Shakespeare Electronic Conference, Vol. 2, No. 195. Thursday, 15 Aug 1991.
Date: Mon, 12 Aug 1991 07:41:54 -0400
From: Steve Urkowitz <email@example.com>
Subject: 2.0193 Stratford Festival Announcements
Comment: Re: SHK 2.0193 Stratford Festival Announcements
The announcement of the '92 Stratford, Ontario productions brings to
mind the combination of scholarly joy and theatrical laceration that was
offered to those of us at the Waterloo conference. I heard some of the
most interesting papers on "Women and the Elizabethan Theatre,"
beginning with Leeds Barroll's delicious weaving of the human energies
that made up Queen Anna's court during the early years of James's reign.
But then there were the plays. First let me say that Brian Bedford,
Nicholas Pennell, and a company of masterly and confident players
directed by Michael Langham invented this new play, this piece no one
had ever read or seen, this exciting trans-historical vision of
decadence, rage, and revenge, called TIMON OF ATHENS. It is worth the
trip. Hitch up your wagon or unlimber your credit-card to arrange a
quick Stratford visit before this one vanishes. But do not stay to see
one of the stupidest HAMLETs ever, and arrange for an ambulance with
brain-function jump-starters if you get caught, as I did, in TWELFTH
NIGHT. You know HAMLET, that long dull thing many of us learned to hate
for its monotonous speeches, its pretentious diction, and its caricature
characters? The one we read in Mr Bloom's high school English class,
his unmoving, unwavering, uninflected voice intoning pompous
unintelligible expressions over the polite but snoozing student-heads?
Yeah, that turkey. It's in full gobble. Want to learn why a good
number of students groan when you say, "We're going to read HAMLET
next"? Then, and only then, drift into this disaster. (I know this
isn't "responsible reviewing," but for the moment I have to vent some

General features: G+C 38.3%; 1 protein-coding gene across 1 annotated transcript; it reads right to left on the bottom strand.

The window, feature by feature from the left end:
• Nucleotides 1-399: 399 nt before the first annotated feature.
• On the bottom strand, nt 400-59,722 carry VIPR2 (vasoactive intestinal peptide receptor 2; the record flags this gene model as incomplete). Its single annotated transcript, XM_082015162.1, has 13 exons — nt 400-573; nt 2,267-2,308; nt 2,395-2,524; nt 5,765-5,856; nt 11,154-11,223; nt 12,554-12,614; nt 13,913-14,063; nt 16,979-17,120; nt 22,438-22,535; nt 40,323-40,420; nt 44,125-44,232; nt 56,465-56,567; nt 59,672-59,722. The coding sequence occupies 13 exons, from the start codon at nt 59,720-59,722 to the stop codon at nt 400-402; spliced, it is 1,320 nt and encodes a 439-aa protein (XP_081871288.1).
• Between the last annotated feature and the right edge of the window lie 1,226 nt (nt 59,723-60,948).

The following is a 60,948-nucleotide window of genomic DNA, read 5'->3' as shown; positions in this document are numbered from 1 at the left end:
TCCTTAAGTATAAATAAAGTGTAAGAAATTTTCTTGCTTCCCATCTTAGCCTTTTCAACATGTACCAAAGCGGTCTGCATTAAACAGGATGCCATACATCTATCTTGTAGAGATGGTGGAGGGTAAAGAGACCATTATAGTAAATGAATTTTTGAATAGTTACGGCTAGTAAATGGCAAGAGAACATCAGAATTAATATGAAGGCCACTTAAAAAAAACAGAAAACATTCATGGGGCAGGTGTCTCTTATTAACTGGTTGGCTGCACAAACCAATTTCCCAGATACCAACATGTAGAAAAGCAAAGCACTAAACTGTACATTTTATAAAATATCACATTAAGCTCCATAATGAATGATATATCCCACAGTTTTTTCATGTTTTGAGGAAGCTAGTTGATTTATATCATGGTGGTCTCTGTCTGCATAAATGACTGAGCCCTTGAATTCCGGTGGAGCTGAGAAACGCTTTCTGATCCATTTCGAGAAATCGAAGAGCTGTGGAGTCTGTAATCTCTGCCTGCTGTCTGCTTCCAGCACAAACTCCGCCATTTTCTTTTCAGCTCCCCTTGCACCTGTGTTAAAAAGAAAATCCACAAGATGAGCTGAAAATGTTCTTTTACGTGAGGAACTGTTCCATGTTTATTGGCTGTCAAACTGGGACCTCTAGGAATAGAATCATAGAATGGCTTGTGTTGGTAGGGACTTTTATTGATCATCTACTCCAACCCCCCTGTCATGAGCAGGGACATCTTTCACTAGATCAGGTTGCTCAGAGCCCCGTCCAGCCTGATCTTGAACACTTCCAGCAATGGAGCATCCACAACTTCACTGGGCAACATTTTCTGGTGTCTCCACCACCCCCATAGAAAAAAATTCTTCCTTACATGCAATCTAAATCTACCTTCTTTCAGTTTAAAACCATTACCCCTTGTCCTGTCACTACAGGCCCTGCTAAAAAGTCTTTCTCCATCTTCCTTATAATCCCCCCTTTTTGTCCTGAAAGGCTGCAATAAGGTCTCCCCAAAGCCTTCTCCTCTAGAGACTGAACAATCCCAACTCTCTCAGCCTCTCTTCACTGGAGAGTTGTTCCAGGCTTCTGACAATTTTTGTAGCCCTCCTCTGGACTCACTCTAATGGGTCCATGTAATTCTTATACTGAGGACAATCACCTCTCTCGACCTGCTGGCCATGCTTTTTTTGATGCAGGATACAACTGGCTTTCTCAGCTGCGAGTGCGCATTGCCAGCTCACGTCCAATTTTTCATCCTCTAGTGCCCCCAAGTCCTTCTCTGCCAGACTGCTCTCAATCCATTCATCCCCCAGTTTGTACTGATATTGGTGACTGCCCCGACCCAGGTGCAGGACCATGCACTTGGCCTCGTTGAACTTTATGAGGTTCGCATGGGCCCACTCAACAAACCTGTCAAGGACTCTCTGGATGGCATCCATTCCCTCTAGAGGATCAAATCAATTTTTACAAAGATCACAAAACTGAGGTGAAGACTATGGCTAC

steam.) The TWELFTH NIGHT, or rather the first half of the TWELFTH
NIGHT, demonstrated once again that it is possible for a fool-proof
playscript to be destroyed in production by a very determined fool.
At the Bed-and-Breakfast where I stayed, a very sincere lady from Chicago
asked me if Sir Toby wasn't suppoosed to be funny. "I told a friend
back home that I was seeing TWELFTH NIGHT, and she said I'd really
enjoy Sir Toby. But last night he wasn't funny," she said. I feel sorry
for a generation of young actors, pleased as punch to have gotten into
the Canadian national company, bent into frantic dullness by vicious
directors. Young audiences may be of less concern: at least when I
was there, no young people were present. Shakespeare as church, a
polite occupation for folks with little else to do who may be offended
by the daring of television so they go to a play . . .
Back in NYC I was able to catch the last performance of an AS YOU LIKE IT
done by the British Cheek by Jowl company. It's currently in Brazil,
then returns to England, and then hops upside-down to New Zealand,
Australia, and Japan during the next eight months. Now, this all male
production is worth the trip to any of the proposed venues. Want to
understand stage-portrayals of gender-creation? You have to be there
to feel the sexual energies and tonally delicate music possible when these
scores are played by a masterful ensemble "on original instruments."
(The same company will be doing an all-female MAN OF MODE, I believe.
Go know!) Have other people seen things worth knowing about? Are there
other "readings" of the Stratford productions that might ease my sadness
over squandered riches out of a Timonic cave?
From the back of the auditorium,
Steve Urkowitz (SURCC@CUNYVM)